Here's everything I'd Seen in 2018.
My 2019 journals start here.
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There where certain parts of this movie that where almost formulaic: any knowledge of traditional ensemble thriller or horror films lets you see the order in which all the characters die and will telegraph their deaths minutes ahead of time. The characters themselves are more a series of tropes thrown together than actual, developed characters.
Fortunately the great things about the movie don't rely on those things I mentioned above. The beginning of the movie spends all its time developing Natalie Portman's character and that was smart, she is good in this role and compelling, and sets up a believable image of a person who would go into unknown, dangerous, alien territory. The middle part of this movie is a lightshow of beauty and horror and color starring an all female cast which stuns the senses. It is gorgeous and grotesque and I wish I saw it on the big screen. The last part of the film is a mystifying, bizarre, and still somewhat disturbing thriller which makes you think back on the earlier parts of the film and piece together bits of the puzzle yourself.
The end is cliffhanger-y, though I admit it didn't disappoint me, it did instead make me wanna go grab the books it's based on and start reading the series. In the end it was gorgeous and weird and I liked it a lot, the production value created a world that I'd watch ambient ASMR videos of, so seeing this sad and strange story play itself out was truly a treat.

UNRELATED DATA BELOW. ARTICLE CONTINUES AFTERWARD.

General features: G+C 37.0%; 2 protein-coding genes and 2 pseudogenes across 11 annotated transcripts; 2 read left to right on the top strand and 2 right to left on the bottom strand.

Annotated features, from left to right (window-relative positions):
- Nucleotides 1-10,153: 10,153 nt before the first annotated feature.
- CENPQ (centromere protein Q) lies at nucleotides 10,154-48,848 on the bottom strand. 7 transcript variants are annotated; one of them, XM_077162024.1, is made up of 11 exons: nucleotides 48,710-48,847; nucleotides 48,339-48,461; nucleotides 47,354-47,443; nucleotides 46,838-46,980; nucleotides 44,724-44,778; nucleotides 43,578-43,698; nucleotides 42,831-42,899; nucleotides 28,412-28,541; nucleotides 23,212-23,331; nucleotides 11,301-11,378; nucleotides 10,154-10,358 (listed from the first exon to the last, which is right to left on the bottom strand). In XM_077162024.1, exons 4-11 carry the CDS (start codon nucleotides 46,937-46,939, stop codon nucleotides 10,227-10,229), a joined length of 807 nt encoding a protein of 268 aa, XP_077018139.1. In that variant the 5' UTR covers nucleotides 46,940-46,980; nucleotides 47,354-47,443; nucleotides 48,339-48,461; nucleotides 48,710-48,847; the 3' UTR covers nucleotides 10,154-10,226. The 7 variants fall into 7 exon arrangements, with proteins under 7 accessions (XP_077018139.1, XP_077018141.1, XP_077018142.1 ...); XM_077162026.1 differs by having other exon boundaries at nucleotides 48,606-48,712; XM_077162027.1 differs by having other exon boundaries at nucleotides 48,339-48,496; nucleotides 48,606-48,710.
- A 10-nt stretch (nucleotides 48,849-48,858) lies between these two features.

Arrival feels like a short story with its subtlety, a good thing since it's based on one. I can see that slow, quiet atmosphere letting people down in the long run. It is easy to either miss concepts that are relayed in one or two offhanded lines of dialogue, or maybe feeling the sense that the significance of anything said in any of this movie was over-exaggerated. Yet it was to me a jarring existential terror. My sleepy state of mind was not holding up any defenses and I felt horrified at the concepts this movie quietly talks about. I practically forgot there was anything about aliens in the movie and got caught up in the feelings of dread and a desire to escape the confines of time itself left. It left a lasting impression, and paired as well with the beautiful cinematography and iconic visuals as a wine pairs with cheese. For me, maybe not an entirely good experience, but an unforgettable and impactful one, and one that I will be unable to resist seeing again someday.
I don't have a lot to say about the narrative itself, except maybe the great use of setting + time period to push a sense of ironic pointlessness over the whole film which was done quite well. Like a voice in the back of my mind saying "this is so much pain and effort and the wall is about to come down." That was cool. But the actual fun of Atomic Blonde is how incredibly stylish and action-packed it is. It was violent but not sadistic or disturbing (says my desensitized self), and all of the action was so well choreographed and shot, I was amazed. I get so tired of action movies that don't just stop with all the cuts and camera work and give me a good clear shot of the cool shit that's going on, diluting it instead of pumping it up, and Atomic Blonde gets that. It makes everything look pretty and colorful and shows you all of it, clearly and beautifully and brutally. I watched it late one night with my girlfriend and we had a great time, totally caught up in it from beginning to end. It's a great movie for watching with a few friends over some beers!
Just stunning. This movie was a success on so many different levels for me. It was so wonderful to see so many black women in a superhero film, in numbers we only see from movies about slavery or certain Tyler Perry flicks. It was really inspiring to see myself on the screen this way and I hope there where many other people who got to feel the same way about this movie.